And while on the subject of creating a government that will say "yes" to the American people, let me make one fundamental belief crystal clear: we can cut taxes and balance the budget. Middle class families are forced to send too much of their hard-earned money to Washington. We should provide a tax credit for children and remove the marriage penalty to strengthen our families. And we should cut the capital gains tax to stimulate economic growth, create new jobs, and expand opportunity for all our people.
That is just the first step, not the last. We need a president committed to making our tax system lower, fairer, flatter, simpler -- so that ordinary people like you and me could fill out our tax form without a lawyer or an accountant or both.
Balancing the budget will also be a top priority; we cannot continue mortgaging our children's future. We will give the President the line item veto and we will give the American people a Balanced Budget Amendment.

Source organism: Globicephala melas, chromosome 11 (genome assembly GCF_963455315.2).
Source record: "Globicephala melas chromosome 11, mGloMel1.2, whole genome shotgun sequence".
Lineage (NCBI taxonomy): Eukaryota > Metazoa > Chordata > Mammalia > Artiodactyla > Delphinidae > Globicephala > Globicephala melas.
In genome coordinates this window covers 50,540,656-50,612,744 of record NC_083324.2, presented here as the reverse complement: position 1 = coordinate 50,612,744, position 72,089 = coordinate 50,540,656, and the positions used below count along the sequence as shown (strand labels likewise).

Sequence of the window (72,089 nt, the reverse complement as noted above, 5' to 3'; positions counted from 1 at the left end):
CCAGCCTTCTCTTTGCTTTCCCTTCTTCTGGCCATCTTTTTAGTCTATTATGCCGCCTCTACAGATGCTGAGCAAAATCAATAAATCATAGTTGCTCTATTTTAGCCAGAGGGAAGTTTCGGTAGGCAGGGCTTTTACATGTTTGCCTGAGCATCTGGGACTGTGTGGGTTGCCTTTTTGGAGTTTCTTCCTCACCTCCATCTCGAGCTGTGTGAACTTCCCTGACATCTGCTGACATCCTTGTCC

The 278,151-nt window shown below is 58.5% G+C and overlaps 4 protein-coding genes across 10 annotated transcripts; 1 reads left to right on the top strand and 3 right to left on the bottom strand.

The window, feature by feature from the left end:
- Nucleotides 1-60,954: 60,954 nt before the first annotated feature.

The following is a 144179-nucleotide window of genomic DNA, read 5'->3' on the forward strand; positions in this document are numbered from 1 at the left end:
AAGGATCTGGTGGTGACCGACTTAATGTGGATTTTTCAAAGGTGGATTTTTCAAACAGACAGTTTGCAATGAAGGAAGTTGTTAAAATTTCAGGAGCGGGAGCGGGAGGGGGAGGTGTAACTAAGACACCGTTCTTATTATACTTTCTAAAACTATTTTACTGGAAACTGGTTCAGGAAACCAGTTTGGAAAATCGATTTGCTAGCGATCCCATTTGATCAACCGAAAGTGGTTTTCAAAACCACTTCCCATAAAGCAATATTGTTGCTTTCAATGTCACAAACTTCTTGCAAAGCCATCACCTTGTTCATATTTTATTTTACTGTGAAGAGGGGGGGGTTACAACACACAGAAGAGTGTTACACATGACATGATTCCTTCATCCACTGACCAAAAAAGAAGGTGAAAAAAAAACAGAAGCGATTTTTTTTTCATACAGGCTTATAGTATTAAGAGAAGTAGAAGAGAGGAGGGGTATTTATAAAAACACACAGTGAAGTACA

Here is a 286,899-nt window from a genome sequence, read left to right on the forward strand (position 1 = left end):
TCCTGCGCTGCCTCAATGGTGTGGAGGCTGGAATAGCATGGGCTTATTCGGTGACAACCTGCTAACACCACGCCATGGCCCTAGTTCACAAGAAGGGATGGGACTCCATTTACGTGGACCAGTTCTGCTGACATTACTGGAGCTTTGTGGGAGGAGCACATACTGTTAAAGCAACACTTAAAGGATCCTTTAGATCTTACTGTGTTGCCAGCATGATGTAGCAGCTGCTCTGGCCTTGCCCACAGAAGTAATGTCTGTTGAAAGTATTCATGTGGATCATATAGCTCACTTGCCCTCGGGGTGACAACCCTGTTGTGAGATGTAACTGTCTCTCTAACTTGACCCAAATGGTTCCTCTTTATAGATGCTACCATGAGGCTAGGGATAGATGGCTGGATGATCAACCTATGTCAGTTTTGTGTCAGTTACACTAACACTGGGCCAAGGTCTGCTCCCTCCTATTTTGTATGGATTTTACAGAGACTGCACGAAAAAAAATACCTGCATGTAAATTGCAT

But that is only the beginning. Reining in the government means streamlining the entire Federal bureaucracy, getting its nose out of places the government just shouldn't be. We should work our way through the alphabet soup of government, asking this question: Is this program a basic function of limited government, or is it an example of how government has lost faith in the judgment of our people?
The best place to begin is with four of the most ineffective, burdensome and meddlesome departments: Education, Housing and Urban Development, Energy, and Commerce. Together they spend more than $74 billion per year and employ more than 74,000 workers.